The Khotin Uprising was an insurrection by Ukrainians in northern Bessarabia less than a year after its Union with the Romanian Kingdom, on January 23–February 1, 1919. The city of Khotin (Ukrainian: Хотин, Khotyn, Romanian: Hotin) is located now in the Chernivtsi Oblast, Ukraine.
In 1918 the town of Khotin was annexed to Greater Romania, along with the rest of Bessarabia, after its representative body (Sfatul Ţării) voted to join Romania. Bessarabia had been part of the Russian Empire since the Treaty of Bucharest (1812). The Khotin region (The Northern part of the Khotin/Hotin County) had acquired a large Ukrainian population during the 19th century by migration from neighboring Podolia, and many villages became almost entirely Ukrainian. Before 1713, the region was part of Moldavia, which is why Romania made claims to the region.
During World War I fighting in the region, Austria-Hungary had occupied most of the Khotyn/Hotin county in late 1917 and early 1918. While, the rest of Bessarabia was under Romanian control from the vote in Sfatul Ţării on April 9, 1918, the region occupied by Austrian troops remained under Austrian control. The Romanian troops took control of it only when the Central Powers were defeated. They entered the city on November 10, 1918, just after Romania re-entered the war on the side of the Allies and were met with active resistance of the Ukrainian population and the official protest from the Ukrainian State, which also laid claim on it. The area's swift occupation by the Romanian troops was largely supported by the Entente that considered Romania instrumental for stopping the spreading of Bolshevism towards the south-Eastern Europe.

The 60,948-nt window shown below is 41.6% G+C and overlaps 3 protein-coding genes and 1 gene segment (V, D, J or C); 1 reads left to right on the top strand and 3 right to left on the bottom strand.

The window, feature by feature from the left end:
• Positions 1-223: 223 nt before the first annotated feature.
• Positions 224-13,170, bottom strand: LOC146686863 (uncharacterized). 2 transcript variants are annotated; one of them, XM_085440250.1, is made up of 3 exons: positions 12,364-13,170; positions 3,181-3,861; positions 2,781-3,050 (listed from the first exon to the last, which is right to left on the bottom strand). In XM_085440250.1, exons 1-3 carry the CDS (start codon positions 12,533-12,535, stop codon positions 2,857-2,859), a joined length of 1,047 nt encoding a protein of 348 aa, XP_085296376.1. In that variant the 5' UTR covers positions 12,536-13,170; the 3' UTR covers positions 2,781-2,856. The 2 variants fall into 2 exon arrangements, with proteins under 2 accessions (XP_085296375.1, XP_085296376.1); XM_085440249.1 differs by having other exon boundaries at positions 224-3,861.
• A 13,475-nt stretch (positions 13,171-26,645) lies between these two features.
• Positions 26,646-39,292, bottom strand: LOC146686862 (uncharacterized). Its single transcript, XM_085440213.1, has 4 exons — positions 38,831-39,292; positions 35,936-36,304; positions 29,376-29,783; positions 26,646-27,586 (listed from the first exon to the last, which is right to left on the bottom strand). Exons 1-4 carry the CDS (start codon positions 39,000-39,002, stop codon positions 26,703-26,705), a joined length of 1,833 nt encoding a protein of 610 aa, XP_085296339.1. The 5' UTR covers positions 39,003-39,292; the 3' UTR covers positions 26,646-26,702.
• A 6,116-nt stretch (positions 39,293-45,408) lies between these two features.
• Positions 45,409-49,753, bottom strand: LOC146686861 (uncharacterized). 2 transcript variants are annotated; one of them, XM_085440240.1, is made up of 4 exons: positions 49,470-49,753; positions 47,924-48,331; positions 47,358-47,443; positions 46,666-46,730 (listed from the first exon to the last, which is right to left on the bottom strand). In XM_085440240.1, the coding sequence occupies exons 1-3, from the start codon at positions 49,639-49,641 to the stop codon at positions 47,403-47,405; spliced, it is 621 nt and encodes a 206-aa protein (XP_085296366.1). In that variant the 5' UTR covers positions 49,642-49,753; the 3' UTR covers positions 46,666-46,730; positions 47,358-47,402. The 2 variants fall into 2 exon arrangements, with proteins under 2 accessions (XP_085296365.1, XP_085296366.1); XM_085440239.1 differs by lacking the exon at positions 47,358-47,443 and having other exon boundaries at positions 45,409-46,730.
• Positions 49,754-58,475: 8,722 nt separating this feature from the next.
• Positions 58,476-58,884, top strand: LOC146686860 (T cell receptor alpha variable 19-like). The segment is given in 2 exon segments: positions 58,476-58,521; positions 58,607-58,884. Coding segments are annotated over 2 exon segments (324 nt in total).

The Ukrainian population saw the Ukrainian People's Republic whose lands where just across the Dniester River as the solution to their strive for self-determination. However, the UPR was involved at the time in an armed conflict with the Bolshevik forces, while the West Ukrainian People's Republic, another nascent Ukrainian state to the north of the region, was at the time involved in a war with Poland which eventually crushed the Western Ukrainian statehood attempt. Both conflicts involved all of the Ukrainian military forces, and none could be spared to start yet another armed conflict with Romania.
The first task of the Romanian force was to suppress and harass the Ukrainian population who saw little future for themselves in the Kingdom of Romania. Such policies only radicalised the opposition and in the night of January 23 the population of Khotin rose into armed rebellion. By the morning the city was cleared of Romanian forces and in two following days the entire district was seized by the partisans. The power was assumed by a newly created 5-member Khotyn Directory (head - M. Liskun, secretary - L. Tokan), that proclaimed the right of self-determination for the Bessarabians and "overthrowing of the Romanian yoke". The directory of UNR has sent to the uprising its representative I. Maevki, and helped them with weapons. Three regiments were created, centered in three villages: Rukshin, Anadol, Dankovtsi.